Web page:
TroutHouston Astr-hosMoneyballTrash CansAngelsAngels
Trash CansAngelsCheatersAngelsCheatersAstros
Ranger DangerNolan Ryan Hot DogsSea hagsStarbucksMarinersMariners
MarinersGriffey Used to Play HereAgent ZerosChuck NorrisRangersRangers

Could this be the year the Astros lose their grip on the division? George Springer is gone and Justin Verlander is out with Tommy John surgery. Houston is still a competitive team, but the division is catching up. Bang the trash can slowly. Oakland has a dynamic duo in Matt Olson and Matt Chapman. The young and hungry A’s are built to compete and the team is posed to deliver. Mike Trout deserves better. The best player in baseball for almost a decade has been stuck in Los Angeles as the Angels keep turning potential into disappointment. Shohei Ohtani is healthy and Albert Pujols can still hit. The Angels owe it to Mike Trout to finally deliver him to the Postseason, but he cannot do it alone. This was not the offseason Seattle wanted. The ire of an entire sport focused on the stupidity spewed by their now former President and CEO about the team’s young talent has not set the team up for success. The Mariners have not played in October since 2001. Seattle has drafted and signed prospects that appear set to be the future stars for the Mariners. The Robinson Cano signing told Seattle it cannot rely on a single player with a monster contract. Lesson learned, they are a few seasons away from winning. It will be a long hot summer in Texas. The Rangers have some good pieces, but not enough to matter. At least their new stadium has a roof so the players and fans do not cook in the Texas heat. 

National League East

DerekJesseJohn Moving Co.KevinBernieThe Winning Run
BravesBravosAtlanta BallclubBravesBravosBravos
MetsGnatsCohensMarlinsMetsMets
NatsFishFlorida FishMetsMarlinsMarlins
MarlinsAmazins2019 ChampsNatsNationalsNats
PhanaticsPholliesSad HarpersPhilliesPhilliesPhillies

The National League East is the toughest division in baseball. Atlanta was 1 game away from the World Series last year. Instead of hoping for better results the Braves got better by signing Charlie Morton and will get Mike Soroka back from his torn Achilles. Their offense is led by reigning National League MVP Freddie Freeman and future MVP Ronald Acuna Jr. The Amazin’s are a force to reckon with, especially after adding Francisco Lindor, Marcus Stroman, Carlos Carrasco, and Taijuan Walker. The question is can the Mets win enough. The Marlins have finally built a team internally. Miami bought two World Series championships but those were short term successes followed by fire sales and long rebuilds. The young Marlins will be fun to watch and are building towards October. The Nationals may have the best rotation in baseball. The keys for Washington are keeping everyone healthy and can the offense, besides Juan Soto, keep up with the pitching. Philadelphia has Bryce Harper, but one player cannot put an entire team on his back. The Phillies will be good, but in a deep division they could be the best last place team in baseball.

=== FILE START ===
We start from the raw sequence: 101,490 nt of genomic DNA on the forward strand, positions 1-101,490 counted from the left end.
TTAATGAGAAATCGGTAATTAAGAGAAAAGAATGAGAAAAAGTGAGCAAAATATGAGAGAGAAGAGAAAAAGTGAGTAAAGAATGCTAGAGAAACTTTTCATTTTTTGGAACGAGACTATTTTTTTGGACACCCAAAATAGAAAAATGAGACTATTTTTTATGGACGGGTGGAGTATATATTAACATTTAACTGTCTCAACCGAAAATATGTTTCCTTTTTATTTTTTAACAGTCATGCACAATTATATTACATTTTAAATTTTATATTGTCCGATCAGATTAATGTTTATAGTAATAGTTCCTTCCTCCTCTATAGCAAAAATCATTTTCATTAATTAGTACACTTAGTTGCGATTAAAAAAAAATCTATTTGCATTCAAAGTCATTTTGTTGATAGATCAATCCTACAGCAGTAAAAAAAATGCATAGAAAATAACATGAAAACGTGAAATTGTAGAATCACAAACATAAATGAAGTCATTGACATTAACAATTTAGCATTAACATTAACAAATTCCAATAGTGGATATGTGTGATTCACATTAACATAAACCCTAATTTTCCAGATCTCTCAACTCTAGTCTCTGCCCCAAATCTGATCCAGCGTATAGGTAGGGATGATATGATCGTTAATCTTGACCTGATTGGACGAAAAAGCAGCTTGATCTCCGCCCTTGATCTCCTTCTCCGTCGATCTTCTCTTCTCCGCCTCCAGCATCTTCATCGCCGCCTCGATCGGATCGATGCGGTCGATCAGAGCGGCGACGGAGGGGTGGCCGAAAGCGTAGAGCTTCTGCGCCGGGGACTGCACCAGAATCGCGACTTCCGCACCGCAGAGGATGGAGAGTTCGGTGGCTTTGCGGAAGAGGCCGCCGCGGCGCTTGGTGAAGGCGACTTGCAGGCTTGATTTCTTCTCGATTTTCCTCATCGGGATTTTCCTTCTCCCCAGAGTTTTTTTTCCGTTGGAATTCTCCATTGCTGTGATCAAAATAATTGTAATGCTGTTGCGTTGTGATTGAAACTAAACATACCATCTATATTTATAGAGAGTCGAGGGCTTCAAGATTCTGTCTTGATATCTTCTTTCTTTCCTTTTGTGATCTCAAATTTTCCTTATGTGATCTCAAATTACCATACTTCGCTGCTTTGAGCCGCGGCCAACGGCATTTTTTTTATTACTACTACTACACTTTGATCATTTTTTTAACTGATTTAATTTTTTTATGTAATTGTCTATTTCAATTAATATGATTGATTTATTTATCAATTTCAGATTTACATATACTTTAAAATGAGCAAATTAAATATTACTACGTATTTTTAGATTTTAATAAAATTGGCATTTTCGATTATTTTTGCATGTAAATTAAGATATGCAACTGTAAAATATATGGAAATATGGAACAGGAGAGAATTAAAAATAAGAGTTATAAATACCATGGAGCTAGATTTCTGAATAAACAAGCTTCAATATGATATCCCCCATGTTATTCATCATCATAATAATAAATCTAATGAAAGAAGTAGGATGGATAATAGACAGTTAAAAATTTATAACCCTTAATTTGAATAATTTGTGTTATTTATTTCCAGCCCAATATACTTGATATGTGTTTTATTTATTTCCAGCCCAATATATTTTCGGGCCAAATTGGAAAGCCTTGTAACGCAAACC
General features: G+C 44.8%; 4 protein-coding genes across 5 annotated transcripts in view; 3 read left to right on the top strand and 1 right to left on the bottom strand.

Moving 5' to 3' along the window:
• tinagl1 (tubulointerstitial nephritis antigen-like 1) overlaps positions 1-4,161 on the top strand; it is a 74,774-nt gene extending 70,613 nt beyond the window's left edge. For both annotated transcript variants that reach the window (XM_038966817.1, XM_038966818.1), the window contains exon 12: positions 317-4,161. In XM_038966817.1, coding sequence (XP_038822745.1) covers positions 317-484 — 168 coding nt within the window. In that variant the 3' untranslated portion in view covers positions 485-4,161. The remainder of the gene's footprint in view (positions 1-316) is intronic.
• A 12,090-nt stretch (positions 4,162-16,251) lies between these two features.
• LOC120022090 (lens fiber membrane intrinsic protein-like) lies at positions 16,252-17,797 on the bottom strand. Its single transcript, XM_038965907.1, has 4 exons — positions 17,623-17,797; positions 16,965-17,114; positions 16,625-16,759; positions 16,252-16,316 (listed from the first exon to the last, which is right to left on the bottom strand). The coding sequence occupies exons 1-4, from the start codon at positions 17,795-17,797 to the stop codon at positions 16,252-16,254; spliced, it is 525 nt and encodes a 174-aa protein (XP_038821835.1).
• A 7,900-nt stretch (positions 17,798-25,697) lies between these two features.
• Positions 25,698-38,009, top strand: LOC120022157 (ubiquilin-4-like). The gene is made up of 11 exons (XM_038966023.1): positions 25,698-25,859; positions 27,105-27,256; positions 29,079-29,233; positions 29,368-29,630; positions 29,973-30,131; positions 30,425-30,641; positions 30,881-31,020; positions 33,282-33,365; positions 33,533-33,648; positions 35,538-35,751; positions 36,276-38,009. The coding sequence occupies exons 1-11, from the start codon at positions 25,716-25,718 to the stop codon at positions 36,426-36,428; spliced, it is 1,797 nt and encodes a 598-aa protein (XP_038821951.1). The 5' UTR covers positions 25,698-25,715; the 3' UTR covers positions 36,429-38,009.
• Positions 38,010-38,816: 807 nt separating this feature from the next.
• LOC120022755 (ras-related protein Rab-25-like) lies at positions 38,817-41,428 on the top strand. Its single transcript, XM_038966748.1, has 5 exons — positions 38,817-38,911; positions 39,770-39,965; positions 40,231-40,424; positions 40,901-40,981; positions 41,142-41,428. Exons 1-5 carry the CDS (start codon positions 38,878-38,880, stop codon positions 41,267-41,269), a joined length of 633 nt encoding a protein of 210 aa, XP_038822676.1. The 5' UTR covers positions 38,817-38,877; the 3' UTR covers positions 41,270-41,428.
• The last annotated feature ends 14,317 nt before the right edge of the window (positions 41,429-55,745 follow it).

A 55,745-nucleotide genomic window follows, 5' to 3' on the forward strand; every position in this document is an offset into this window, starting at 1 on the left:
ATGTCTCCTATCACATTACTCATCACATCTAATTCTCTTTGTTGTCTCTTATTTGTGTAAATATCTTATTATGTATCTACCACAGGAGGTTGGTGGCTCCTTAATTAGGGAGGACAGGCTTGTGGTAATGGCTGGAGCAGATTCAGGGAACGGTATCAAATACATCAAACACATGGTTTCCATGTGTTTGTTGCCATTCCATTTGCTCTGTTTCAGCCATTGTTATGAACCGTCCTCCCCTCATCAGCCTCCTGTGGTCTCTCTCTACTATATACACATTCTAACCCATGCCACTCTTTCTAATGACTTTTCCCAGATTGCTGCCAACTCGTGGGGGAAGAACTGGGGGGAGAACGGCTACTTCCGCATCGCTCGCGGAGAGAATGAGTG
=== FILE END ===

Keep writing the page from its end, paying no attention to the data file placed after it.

National League Central

DerekJesseJohn Moving Co.KevinBernieThe Winning Run
Red BirdsCincy…..why not?ArenadosMiller TimeCardinalsCardinals
Red LegsCardsDrink pretty goodCardinalsBrewersBrewers
Brew CrewBrewcroodsShitcagoRedsCubsReds
Teddy BearsBuccarooniesCincincincin…..CubbiesRedsCubs
Burn the ShipsNorthsidersNice stadiumsBonds’ ex-gfJack SparrowsPirates

Yadier Molina is an ageless wonder. 17 seasons behind the plate for the Cardinals and he is still among the best catchers in baseball. St. Louis is set at the corners with Paul Goldschmidt and the nearly acquired Nolan Arenado. The Central crown runs through St. Louis. Milwaukee got better by signing Kolten Wong away from their divisional rival Cardinals. The Brewers are one of the more underrated teams in baseball and have a real chance at the Postseason in an already tight division. Cincinnati made it back to the Postseason in the shortened 2020 season. The Reds have the pitching and offense to return this season. The division may be too difficult to win, but the Wild Card is within reach. This could be the final season of Anthony Rizzo, Kris Bryant, and Javier Baez at Wrigley. Looming free agency makes it nearly impossible for Chicago to retain all three players long term. The Cubs will be good, but change is coming. The Pirates are barely a Major League team. It was a little surprising MLB did not cull them with the other Minor League teams this winter. They have a projected team payroll of $46 million, with nearly a quarter of it tied to Gregory Polanco. Ke’Bryan Hayes provides hope for the future but the Postseason is out of the question.

Traded to St. Louis with $50 million, Nolan Arenado will finally play for a winning team. (Getty Images)

National League West

DerekJesseJohn Moving Co.KevinBernieThe Winning Run
DodgersYou want a hot apple pie with that?BettsDodgersPadresDodgers
DaddyThe over hyped LA teamPadresPadresScullysPadres
SnakesSILVER BULLET!!!!!!!!GentsGiantsRattlersGiants
Jolly GreensScam Fram BricsoQuarterbacksDbacksGiantsDiamonbacks
Rockie Mt HighI’m a snakeIt Smoke Pretty GoodRockiesRock BottomsRockies

The reigning and defending World Series champions will return to October, but can they fend off the Padres. The championship team is back and will continue racking up wins. Clayton Kershaw is no longer the only pitcher Los Angeles can depend on in the Postseason, the Dodgers should make a deep run to defend their crown. San Diego is built for success now and in the future. Fernando Tatis Jr., Eric Hosmer, Manny Machado, and Chris Paddack are tough to beat every time they take the field. The race for the West will be fun to watch. The gap between the top and bottom of the division is huge. Few teams were as high as the Giants a decade ago, but that is the past now. The rebuild continues in the back end of Buster Posey’s career. How long will he continue playing is unknown, but he is already a San Francisco legend. Arizona is not a bad team, but can they compete with the titans on the coast? The Diamondbacks have plenty of good players, including an underrated Ketel Marte, but they lack a superstar to compete in October. The Rockies managed to enrage their entire fanbase with a single move, trading away Nolan Arenado. Every team makes tough roster decisions, but Colorado decided it was best to rid themselves of the best Third Baseman in baseball and keep a General Manager that has not shown any ability to put a winning team on the field. Yes Trevor Story is still on the team, but his impending free agency will see him shipped out before the season is over. Once Story is gone what is left to build around? Get ready for a long and brutal rebuild Colorado fans.